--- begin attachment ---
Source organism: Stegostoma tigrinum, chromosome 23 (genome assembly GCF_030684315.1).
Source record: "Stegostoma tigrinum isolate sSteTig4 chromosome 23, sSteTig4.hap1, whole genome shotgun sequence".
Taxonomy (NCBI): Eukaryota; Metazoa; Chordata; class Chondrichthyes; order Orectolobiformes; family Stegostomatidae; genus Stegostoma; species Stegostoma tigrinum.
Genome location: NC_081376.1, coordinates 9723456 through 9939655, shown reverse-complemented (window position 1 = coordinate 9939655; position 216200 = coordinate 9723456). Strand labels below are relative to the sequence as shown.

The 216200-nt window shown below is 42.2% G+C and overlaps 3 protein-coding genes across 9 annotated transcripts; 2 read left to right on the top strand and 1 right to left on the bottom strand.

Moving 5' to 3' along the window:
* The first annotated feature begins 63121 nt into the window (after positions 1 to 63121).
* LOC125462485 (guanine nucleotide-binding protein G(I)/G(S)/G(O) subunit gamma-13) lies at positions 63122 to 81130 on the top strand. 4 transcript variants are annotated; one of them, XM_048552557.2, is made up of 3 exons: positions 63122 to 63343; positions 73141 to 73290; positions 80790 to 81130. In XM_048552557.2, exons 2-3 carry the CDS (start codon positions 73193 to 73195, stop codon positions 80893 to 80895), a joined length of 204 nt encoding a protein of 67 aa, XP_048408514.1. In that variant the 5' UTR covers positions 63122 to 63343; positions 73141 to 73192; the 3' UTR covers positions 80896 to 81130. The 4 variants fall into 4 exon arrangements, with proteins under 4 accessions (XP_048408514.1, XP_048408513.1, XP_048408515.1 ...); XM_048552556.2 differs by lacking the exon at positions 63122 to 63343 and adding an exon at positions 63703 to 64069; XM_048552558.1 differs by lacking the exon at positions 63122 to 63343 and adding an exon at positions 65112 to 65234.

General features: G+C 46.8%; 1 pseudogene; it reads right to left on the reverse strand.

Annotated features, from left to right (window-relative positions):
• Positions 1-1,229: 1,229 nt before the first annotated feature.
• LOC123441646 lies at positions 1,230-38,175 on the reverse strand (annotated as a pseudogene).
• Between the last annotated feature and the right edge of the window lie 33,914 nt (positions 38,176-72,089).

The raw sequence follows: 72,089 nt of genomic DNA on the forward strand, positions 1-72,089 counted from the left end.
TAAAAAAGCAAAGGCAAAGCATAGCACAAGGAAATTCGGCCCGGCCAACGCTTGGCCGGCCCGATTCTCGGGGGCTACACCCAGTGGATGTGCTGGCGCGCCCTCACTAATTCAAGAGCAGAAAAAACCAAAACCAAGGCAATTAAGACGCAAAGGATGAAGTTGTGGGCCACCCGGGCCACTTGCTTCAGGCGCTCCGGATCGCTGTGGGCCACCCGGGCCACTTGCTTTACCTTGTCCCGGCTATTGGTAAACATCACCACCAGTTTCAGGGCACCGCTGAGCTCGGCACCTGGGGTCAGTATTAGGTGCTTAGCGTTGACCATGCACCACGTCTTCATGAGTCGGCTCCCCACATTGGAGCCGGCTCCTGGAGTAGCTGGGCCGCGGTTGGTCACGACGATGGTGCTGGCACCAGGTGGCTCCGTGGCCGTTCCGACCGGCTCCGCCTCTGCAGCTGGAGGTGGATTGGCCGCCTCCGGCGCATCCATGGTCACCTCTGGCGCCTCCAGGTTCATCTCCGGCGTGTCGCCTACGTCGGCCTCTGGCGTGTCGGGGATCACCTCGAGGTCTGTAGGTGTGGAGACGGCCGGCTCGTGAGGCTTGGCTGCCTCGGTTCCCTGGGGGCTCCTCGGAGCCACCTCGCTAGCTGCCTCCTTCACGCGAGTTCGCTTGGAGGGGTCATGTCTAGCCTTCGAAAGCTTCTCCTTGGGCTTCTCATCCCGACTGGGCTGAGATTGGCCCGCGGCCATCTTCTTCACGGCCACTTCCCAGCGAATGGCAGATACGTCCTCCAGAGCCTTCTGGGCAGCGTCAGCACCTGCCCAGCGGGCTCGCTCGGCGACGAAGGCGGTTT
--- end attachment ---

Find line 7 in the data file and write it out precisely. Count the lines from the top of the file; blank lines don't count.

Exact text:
* The first annotated feature begins 63121 nt into the window (after positions 1 to 63121).